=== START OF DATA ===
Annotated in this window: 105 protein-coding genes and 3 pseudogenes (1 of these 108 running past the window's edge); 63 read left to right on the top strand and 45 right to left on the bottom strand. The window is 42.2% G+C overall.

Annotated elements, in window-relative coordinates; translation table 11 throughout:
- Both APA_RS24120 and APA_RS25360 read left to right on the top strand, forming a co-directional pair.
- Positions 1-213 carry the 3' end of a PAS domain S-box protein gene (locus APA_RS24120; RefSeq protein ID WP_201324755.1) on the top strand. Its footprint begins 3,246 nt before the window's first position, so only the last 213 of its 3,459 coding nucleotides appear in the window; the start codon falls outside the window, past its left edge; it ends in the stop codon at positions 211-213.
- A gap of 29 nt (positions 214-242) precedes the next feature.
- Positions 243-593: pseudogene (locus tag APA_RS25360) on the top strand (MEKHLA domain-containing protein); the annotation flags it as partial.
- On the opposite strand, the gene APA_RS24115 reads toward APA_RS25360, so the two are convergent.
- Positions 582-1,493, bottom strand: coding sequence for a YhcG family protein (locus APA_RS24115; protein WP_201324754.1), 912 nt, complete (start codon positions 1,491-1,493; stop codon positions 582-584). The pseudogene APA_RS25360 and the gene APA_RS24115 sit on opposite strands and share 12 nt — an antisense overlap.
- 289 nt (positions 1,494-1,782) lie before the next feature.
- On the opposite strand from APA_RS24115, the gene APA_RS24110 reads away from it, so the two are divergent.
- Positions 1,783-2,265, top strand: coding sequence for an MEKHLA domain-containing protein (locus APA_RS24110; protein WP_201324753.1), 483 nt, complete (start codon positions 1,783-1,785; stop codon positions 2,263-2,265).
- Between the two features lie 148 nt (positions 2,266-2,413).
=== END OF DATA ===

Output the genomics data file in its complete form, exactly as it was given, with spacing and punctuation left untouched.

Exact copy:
Annotated in this window: 105 protein-coding genes and 3 pseudogenes (1 of these 108 running past the window's edge); 63 read left to right on the top strand and 45 right to left on the bottom strand. The window is 42.2% G+C overall.

Annotated elements, in window-relative coordinates; translation table 11 throughout:
- Both APA_RS24120 and APA_RS25360 read left to right on the top strand, forming a co-directional pair.
- Positions 1-213 carry the 3' end of a PAS domain S-box protein gene (locus APA_RS24120; RefSeq protein ID WP_201324755.1) on the top strand. Its footprint begins 3,246 nt before the window's first position, so only the last 213 of its 3,459 coding nucleotides appear in the window; the start codon falls outside the window, past its left edge; it ends in the stop codon at positions 211-213.
- A gap of 29 nt (positions 214-242) precedes the next feature.
- Positions 243-593: pseudogene (locus tag APA_RS25360) on the top strand (MEKHLA domain-containing protein); the annotation flags it as partial.
- On the opposite strand, the gene APA_RS24115 reads toward APA_RS25360, so the two are convergent.
- Positions 582-1,493, bottom strand: coding sequence for a YhcG family protein (locus APA_RS24115; protein WP_201324754.1), 912 nt, complete (start codon positions 1,491-1,493; stop codon positions 582-584). The pseudogene APA_RS25360 and the gene APA_RS24115 sit on opposite strands and share 12 nt — an antisense overlap.
- 289 nt (positions 1,494-1,782) lie before the next feature.
- On the opposite strand from APA_RS24115, the gene APA_RS24110 reads away from it, so the two are divergent.
- Positions 1,783-2,265, top strand: coding sequence for an MEKHLA domain-containing protein (locus APA_RS24110; protein WP_201324753.1), 483 nt, complete (start codon positions 1,783-1,785; stop codon positions 2,263-2,265).
- Between the two features lie 148 nt (positions 2,266-2,413).